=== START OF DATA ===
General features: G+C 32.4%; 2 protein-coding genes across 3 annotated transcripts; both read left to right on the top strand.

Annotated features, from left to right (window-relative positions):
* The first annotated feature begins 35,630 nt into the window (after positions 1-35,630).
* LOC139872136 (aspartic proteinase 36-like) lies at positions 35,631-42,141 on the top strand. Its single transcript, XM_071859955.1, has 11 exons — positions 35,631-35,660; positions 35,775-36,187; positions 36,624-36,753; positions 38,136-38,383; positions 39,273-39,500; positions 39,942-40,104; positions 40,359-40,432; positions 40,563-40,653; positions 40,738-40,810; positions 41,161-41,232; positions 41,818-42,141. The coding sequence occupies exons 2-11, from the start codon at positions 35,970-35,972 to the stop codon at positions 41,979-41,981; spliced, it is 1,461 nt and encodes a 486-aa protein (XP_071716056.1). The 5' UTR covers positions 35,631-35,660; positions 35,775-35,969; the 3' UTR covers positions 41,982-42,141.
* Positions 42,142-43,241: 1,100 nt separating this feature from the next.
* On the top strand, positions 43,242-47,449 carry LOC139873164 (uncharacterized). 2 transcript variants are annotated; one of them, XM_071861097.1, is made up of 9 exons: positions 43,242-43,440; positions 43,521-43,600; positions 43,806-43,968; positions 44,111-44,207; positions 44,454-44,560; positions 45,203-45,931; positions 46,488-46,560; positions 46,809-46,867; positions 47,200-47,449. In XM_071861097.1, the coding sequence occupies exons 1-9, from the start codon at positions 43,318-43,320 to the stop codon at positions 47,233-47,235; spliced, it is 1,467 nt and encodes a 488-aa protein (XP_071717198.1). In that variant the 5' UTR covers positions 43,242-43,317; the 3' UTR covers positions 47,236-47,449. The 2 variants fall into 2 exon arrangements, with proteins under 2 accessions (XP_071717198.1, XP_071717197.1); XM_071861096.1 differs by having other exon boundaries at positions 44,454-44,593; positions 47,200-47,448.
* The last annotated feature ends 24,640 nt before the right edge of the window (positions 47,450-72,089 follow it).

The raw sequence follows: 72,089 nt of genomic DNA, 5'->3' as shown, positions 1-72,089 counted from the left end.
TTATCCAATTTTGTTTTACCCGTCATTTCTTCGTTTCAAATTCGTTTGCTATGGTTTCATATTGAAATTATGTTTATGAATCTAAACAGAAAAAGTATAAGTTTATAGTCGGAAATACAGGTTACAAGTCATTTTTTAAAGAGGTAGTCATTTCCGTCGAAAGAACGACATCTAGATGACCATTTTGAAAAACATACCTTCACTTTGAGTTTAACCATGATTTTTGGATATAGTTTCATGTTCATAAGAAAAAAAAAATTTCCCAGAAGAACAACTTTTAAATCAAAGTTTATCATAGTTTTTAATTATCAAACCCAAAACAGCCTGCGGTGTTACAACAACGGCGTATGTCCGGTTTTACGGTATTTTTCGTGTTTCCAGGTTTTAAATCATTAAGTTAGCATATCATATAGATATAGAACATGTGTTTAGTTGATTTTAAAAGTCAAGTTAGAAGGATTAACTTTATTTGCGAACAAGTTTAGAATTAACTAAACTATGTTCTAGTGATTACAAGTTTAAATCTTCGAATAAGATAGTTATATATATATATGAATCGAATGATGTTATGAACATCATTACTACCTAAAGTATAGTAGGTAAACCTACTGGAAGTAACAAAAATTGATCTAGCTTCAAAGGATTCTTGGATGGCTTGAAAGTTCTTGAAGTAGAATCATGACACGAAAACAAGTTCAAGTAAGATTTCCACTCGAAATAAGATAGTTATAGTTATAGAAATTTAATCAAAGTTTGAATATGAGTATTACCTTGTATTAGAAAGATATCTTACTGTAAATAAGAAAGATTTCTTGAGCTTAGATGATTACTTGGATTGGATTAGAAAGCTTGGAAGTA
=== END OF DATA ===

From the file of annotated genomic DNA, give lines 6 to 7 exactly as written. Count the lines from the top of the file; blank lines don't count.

* On the top strand, positions 43,242-47,449 carry LOC139873164 (uncharacterized). 2 transcript variants are annotated; one of them, XM_071861097.1, is made up of 9 exons: positions 43,242-43,440; positions 43,521-43,600; positions 43,806-43,968; positions 44,111-44,207; positions 44,454-44,560; positions 45,203-45,931; positions 46,488-46,560; positions 46,809-46,867; positions 47,200-47,449. In XM_071861097.1, the coding sequence occupies exons 1-9, from the start codon at positions 43,318-43,320 to the stop codon at positions 47,233-47,235; spliced, it is 1,467 nt and encodes a 488-aa protein (XP_071717198.1). In that variant the 5' UTR covers positions 43,242-43,317; the 3' UTR covers positions 47,236-47,449. The 2 variants fall into 2 exon arrangements, with proteins under 2 accessions (XP_071717198.1, XP_071717197.1); XM_071861096.1 differs by having other exon boundaries at positions 44,454-44,593; positions 47,200-47,448.
* The last annotated feature ends 24,640 nt before the right edge of the window (positions 47,450-72,089 follow it).